A retired policeman claims that he sexually abused young boys he coached at football because the environment in the force made it impossible for him to come out as gay.
Ian Jolly, 70, was led from Aberdeen Sheriff Court in handcuffs yesterday after being sentenced to 27 months in prison.
The pensioner previously admitted a string of seven “depraved” offences against three boys, which took place between 1987 and 1998 at addresses in Aberdeenshire.
But defence counsel, David Moggach, pleaded for his client to be spared prison.
He said: “At the outset of the period in question, the accused was a serving police officer, and he experienced anxieties and stresses relating to his sexuality.
“The police environment then was not very supportive of someone in that position.”
The lawyer said Jolly was “often lost in the mists of alcohol” as he turned to drink to cope.
Mr Moggach added: “That led him to make decisions that were clearly wrong, and in later years he knew that his past would inevitably catch up with him.
“He has now lost his family, friends and any standing he had.”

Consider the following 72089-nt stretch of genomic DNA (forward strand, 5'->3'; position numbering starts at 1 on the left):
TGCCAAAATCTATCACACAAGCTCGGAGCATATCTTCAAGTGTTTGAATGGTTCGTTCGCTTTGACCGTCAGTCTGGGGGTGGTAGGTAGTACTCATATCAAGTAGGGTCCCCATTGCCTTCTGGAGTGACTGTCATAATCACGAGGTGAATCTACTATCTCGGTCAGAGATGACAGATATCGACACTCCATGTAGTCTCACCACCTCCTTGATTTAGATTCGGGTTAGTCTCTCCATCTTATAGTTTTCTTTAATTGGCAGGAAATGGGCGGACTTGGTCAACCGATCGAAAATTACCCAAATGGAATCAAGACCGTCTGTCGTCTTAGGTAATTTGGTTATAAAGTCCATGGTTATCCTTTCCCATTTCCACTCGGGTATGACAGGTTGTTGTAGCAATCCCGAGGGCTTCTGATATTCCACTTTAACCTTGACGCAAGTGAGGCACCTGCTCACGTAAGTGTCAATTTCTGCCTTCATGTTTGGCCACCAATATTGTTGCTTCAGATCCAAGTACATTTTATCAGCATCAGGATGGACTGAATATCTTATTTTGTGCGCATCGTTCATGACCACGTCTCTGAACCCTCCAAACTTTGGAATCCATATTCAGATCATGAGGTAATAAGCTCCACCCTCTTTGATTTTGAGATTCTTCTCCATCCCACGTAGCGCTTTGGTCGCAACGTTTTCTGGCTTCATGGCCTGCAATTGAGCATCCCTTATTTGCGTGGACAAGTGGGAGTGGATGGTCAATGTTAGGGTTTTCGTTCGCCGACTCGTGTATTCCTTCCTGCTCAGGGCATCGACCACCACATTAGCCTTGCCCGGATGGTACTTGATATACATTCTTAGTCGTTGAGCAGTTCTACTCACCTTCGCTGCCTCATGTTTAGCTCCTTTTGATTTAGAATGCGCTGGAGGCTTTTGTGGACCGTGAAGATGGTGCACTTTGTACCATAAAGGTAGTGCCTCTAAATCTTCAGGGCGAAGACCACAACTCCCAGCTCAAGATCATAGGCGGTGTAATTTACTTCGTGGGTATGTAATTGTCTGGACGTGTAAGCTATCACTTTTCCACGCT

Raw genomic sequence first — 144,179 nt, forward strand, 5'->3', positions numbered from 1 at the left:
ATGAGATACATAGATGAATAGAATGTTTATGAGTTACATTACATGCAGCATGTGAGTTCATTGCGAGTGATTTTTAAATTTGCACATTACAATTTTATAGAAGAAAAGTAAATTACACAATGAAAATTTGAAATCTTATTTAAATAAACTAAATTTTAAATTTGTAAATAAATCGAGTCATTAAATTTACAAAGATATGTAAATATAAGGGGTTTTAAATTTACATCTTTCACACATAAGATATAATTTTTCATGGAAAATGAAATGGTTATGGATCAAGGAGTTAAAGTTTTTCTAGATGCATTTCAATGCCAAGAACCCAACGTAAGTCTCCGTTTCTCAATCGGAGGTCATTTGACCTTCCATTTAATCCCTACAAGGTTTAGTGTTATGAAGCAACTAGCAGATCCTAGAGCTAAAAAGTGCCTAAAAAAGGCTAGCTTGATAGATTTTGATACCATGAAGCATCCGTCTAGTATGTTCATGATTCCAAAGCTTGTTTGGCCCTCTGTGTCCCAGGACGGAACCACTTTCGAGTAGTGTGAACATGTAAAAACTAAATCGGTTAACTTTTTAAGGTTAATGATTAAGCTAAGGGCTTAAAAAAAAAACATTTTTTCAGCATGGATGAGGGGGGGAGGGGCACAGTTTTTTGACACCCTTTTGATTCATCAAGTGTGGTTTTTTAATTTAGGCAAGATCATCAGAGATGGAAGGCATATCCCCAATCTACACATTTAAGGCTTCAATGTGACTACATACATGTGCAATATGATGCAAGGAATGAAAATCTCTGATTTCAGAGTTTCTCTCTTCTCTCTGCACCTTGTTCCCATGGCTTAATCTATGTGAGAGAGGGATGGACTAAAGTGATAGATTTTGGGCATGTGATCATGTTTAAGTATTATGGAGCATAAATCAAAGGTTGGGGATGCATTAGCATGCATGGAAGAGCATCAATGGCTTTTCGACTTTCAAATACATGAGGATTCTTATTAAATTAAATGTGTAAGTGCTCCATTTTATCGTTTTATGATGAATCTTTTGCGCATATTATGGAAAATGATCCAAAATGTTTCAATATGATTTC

During a hearing last month, it emerged that one of the victims contacted the police in late 2016 after the national football abuse scandal came to light.
Jolly admitted charges of “using lewd and libidinous practices” by performing sex acts in front of one boy, while inducing him to do the same, and of touching two others inappropriately.
The court heard that social work reports identified Jolly as now being at a “low risk of reoffending”.
But Sheriff William Summers was unmoved by Mr Moggach’s pleas for leniency.
He said: “This was a catalogue of depraved abuse on young boys over a long period.
“It was an abuse of a position of trust, and a prison sentence is the only way to recognise the gravity of these offences.”
The accused, who most recently lived on Minty Street in Edinburgh, was also placed on the sex offenders register for the next 10 years.
He was employed by Grampian Police at the time of the offences.
A police spokesman said: “We are committed to thoroughly investigating all reports of child abuse, regardless of where or when this occurred and regardless of who was involved.”
Speaking after the sentencing, Andy Shanks, Procurator Fiscal for Grampian Highlands & Islands said it showed “that justice can be achieved after many years”.
“We strongly encourage anyone who has been a victim of any such offences to report this to the police, even after a significant passage of time, and they can be confident that they will be treated with the utmost professionalism and sensitivity by the police and our expert prosecutors.”